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Nintendo’s Switch looks exciting, but here’s why I’m not going to buy it

Nintendo Switch
Image used with permission by copyright holder

Nintendo’s new console sounds pretty cool. Almost cool enough to buy.

It reminds me a lot of the time I spent in college with Nintendo’s momentarily game-changing motion-controlled experiment, the Wii, a console for which I camped out overnight in a Target parking lot during a near-freezing, mid-Michigan winter.

The Wii was instant fun, always sure to reel in a few friends on any given night of the week. With its motion-controlled games, it offered something other video games didn’t — a new kind of play experience that was novel and inventive. I was excited to see Nintendo pushing the envelope of what video games could be.

Watching Nintendo’s Tokyo press conference about the Switch, I was struck by that same initial excitement. It’s the Switch’s “Joy-Con” controllers that carry all the innovation, just like with the Wii. They’re packed with tech, sporting accelerometers and gyroscopes, infrared sensors and “Rumble HD,” which Nintendo says is precise enough to let you feel the difference between a virtual glass with one ice cube in it, and a glass with two.

I realized that Nintendo had created an interesting console, but probably not one I’d ever actually buy.

Nintendo also discussed titles like 1-2 Switch, a party game that’s fully dependent on its controllers and, letting you play out gunslinger duels and other quick, goofy activities. It looked like a fun experience — maybe fun enough to try to get a few friends in the same room to play a game, something I’ve struggled to do since Guitar Hero fell out of fashion.

The idea of using the Switch’s controllers to play with people, and not with digital representations of other people, also seems as though it could potentially open a breadth of new experiences. It’s the sort of idea that encourages game developers to reevaluate what they can do with digital interactive media.

But then the bit about Joy-Con ended, and my excitement dwindled. Soon, I realized that Nintendo had created what might be an interesting console, but probably not one I’d ever actually buy.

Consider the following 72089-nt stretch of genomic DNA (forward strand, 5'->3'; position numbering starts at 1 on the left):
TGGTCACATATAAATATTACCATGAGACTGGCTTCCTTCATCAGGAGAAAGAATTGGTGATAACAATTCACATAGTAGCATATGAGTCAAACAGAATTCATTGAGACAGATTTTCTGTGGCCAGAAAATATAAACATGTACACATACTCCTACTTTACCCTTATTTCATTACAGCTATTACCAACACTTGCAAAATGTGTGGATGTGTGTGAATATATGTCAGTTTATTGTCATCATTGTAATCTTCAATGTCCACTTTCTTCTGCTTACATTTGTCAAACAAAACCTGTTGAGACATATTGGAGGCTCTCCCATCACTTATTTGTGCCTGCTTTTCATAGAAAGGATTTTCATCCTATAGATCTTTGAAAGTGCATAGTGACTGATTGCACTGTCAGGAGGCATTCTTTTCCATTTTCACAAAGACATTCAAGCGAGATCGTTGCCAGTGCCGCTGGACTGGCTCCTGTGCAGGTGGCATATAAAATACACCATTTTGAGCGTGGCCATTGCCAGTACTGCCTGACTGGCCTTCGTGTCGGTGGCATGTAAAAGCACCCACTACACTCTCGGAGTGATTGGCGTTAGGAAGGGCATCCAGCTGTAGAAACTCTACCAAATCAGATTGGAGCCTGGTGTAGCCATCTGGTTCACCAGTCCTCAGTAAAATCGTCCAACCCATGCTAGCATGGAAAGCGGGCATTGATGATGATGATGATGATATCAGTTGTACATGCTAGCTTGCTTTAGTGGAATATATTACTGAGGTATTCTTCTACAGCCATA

Good ideas going nowhere

The rest of Nintendo’s announcement showed game after (old) game. Hey, there’s Skyrim. And Minecraft. Oh nice, Mario Kart 8. And plenty of other games we’ve already seen.

Nintendo has been touting The Legend of Zelda: Breath of the Wild for what feels like forever, but seeing as it’s also a Wii U title, there doesn’t seem to be anything about it that’s geared toward the Switch. We don’t know much about the newly announced Super Mario Odyssey, either, but we have no reason to believe it’s making special use of Joy-Con capabilities.

Switch packs a lot of the same tech as the Wii, but Nintendo doesn’t seem to be using it to field new game ideas. Despite the time spent talking about the Joy-Con controller, most of the Switch announcement was video game business as usual. Old games in the standard style, and sequels of the same.

I’ve already got a copy of Skyrim, and a copy of Minecraft. The console’s portability is nice, but not essential. If not the weird controllers, what’s Switch got for someone like me? It’ll be the only place to get Zelda and Mario — but does that mean it’ll be a console I fire up twice, and then consign to a corner of the entertainment center?

Deja vu

The tragic part about the Switch announcement is that Nintendo does come up with cool console ideas, and I often look back fondly on the early days of the Wii. I had a lot of fun with the machine, one that popped up at a perfect moment in my life to take advantage of nearby friends without a lot of obligations, and offered motion control as an exciting new development.

But 10 years later, motion control has been downgraded from wave of the future, to fleeting gimmick that pops up now and then. The tech is best used in games made for smartphones. Add to this the fact Nintendo hasn’t done a great job of keeping its consoles stocked with strong games. The last few Nintendo consoles have always been thin on titles, from birth to death, compared to Sony’s PlayStation or Microsoft’s Xbox.

Switch packs a lot of the same tech as the Wii, but Nintendo doesn’t seem to be using it for unique games.

By the end of the Switch announcement, I wasn’t thinking of my fun days with the Wii. I was thinking of its years collecting dust, years that started too soon after launch. There are good ideas in Nintendo’s new console, certainly, and maybe clever uses of technology that could offer something new to the video game landscape, but nothing Nintendo executives said on stage was enough to sell the idea that dropping more than $300 on this gaming machine would be a good investment.

The Switch needs more. A killer game, more imaginative than yet another take on Zelda, that warrants offering up the big cost of a new console — and one that specifically focuses on providing an experience that is unique, wholly, to Switch. Or a library that suggests a strong long-term return on the investment. Or other offers that add value, like free online play, or lower-cost accessories. So far, Nintendo’s offering none of those.

A lot of what Nintendo showed of its new console seems intriguing, and there’s no denying that there’s potential in the Switch. But I’ve banked on Nintendo potential before. And it wasn’t worth standing out in the cold

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Phil Hornshaw
Former Digital Trends Contributor
Phil Hornshaw is an author, freelance writer and journalist living in Los Angeles. He is the co-author of The Space Hero's…
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